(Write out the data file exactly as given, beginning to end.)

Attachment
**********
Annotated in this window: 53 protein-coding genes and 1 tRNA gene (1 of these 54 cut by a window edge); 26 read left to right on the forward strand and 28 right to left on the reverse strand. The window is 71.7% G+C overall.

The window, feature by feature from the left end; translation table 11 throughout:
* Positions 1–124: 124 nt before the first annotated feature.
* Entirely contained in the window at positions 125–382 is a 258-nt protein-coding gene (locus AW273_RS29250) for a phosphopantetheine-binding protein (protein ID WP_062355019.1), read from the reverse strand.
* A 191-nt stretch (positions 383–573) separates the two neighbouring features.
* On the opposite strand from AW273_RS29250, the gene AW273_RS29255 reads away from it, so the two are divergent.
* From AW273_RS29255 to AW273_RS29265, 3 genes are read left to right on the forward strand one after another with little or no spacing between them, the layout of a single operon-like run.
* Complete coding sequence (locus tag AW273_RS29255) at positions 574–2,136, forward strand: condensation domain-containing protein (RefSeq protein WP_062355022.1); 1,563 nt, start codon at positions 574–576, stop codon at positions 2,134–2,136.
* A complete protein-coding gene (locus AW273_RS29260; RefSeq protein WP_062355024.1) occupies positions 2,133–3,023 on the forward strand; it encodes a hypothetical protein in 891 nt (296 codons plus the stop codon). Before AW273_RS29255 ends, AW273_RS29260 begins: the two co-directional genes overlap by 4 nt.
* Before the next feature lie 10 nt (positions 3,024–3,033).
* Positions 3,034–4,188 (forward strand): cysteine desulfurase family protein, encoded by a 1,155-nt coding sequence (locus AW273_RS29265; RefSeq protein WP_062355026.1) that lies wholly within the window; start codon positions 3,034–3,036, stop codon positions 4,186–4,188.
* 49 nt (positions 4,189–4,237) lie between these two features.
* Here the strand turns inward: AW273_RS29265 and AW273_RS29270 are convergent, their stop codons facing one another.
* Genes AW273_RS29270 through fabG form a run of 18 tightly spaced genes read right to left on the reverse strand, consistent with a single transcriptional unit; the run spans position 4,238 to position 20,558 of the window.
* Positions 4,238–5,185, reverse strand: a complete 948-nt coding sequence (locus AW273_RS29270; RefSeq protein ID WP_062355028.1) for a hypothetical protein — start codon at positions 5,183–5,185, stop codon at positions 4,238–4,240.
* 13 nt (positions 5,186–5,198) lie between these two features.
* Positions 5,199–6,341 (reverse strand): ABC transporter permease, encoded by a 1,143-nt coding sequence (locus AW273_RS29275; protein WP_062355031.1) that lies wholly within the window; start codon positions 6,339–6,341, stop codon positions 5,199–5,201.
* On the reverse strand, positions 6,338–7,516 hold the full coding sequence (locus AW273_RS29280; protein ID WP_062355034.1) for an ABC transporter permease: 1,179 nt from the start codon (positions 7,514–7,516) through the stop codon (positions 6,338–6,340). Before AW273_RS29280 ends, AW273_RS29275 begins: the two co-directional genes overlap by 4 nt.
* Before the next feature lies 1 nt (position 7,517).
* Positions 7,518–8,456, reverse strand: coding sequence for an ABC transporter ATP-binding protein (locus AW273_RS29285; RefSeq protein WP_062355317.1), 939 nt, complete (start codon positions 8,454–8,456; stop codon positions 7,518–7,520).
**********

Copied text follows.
Annotated in this window: 53 protein-coding genes and 1 tRNA gene (1 of these 54 cut by a window edge); 26 read left to right on the forward strand and 28 right to left on the reverse strand. The window is 71.7% G+C overall.

The window, feature by feature from the left end; translation table 11 throughout:
* Positions 1–124: 124 nt before the first annotated feature.
* Entirely contained in the window at positions 125–382 is a 258-nt protein-coding gene (locus AW273_RS29250) for a phosphopantetheine-binding protein (protein ID WP_062355019.1), read from the reverse strand.
* A 191-nt stretch (positions 383–573) separates the two neighbouring features.
* On the opposite strand from AW273_RS29250, the gene AW273_RS29255 reads away from it, so the two are divergent.
* From AW273_RS29255 to AW273_RS29265, 3 genes are read left to right on the forward strand one after another with little or no spacing between them, the layout of a single operon-like run.
* Complete coding sequence (locus tag AW273_RS29255) at positions 574–2,136, forward strand: condensation domain-containing protein (RefSeq protein WP_062355022.1); 1,563 nt, start codon at positions 574–576, stop codon at positions 2,134–2,136.
* A complete protein-coding gene (locus AW273_RS29260; RefSeq protein WP_062355024.1) occupies positions 2,133–3,023 on the forward strand; it encodes a hypothetical protein in 891 nt (296 codons plus the stop codon). Before AW273_RS29255 ends, AW273_RS29260 begins: the two co-directional genes overlap by 4 nt.
* Before the next feature lie 10 nt (positions 3,024–3,033).
* Positions 3,034–4,188 (forward strand): cysteine desulfurase family protein, encoded by a 1,155-nt coding sequence (locus AW273_RS29265; RefSeq protein WP_062355026.1) that lies wholly within the window; start codon positions 3,034–3,036, stop codon positions 4,186–4,188.
* 49 nt (positions 4,189–4,237) lie between these two features.
* Here the strand turns inward: AW273_RS29265 and AW273_RS29270 are convergent, their stop codons facing one another.
* Genes AW273_RS29270 through fabG form a run of 18 tightly spaced genes read right to left on the reverse strand, consistent with a single transcriptional unit; the run spans position 4,238 to position 20,558 of the window.
* Positions 4,238–5,185, reverse strand: a complete 948-nt coding sequence (locus AW273_RS29270; RefSeq protein ID WP_062355028.1) for a hypothetical protein — start codon at positions 5,183–5,185, stop codon at positions 4,238–4,240.
* 13 nt (positions 5,186–5,198) lie between these two features.
* Positions 5,199–6,341 (reverse strand): ABC transporter permease, encoded by a 1,143-nt coding sequence (locus AW273_RS29275; protein WP_062355031.1) that lies wholly within the window; start codon positions 6,339–6,341, stop codon positions 5,199–5,201.
* On the reverse strand, positions 6,338–7,516 hold the full coding sequence (locus AW273_RS29280; protein ID WP_062355034.1) for an ABC transporter permease: 1,179 nt from the start codon (positions 7,514–7,516) through the stop codon (positions 6,338–6,340). Before AW273_RS29280 ends, AW273_RS29275 begins: the two co-directional genes overlap by 4 nt.
* Before the next feature lies 1 nt (position 7,517).
* Positions 7,518–8,456, reverse strand: coding sequence for an ABC transporter ATP-binding protein (locus AW273_RS29285; RefSeq protein WP_062355317.1), 939 nt, complete (start codon positions 8,454–8,456; stop codon positions 7,518–7,520).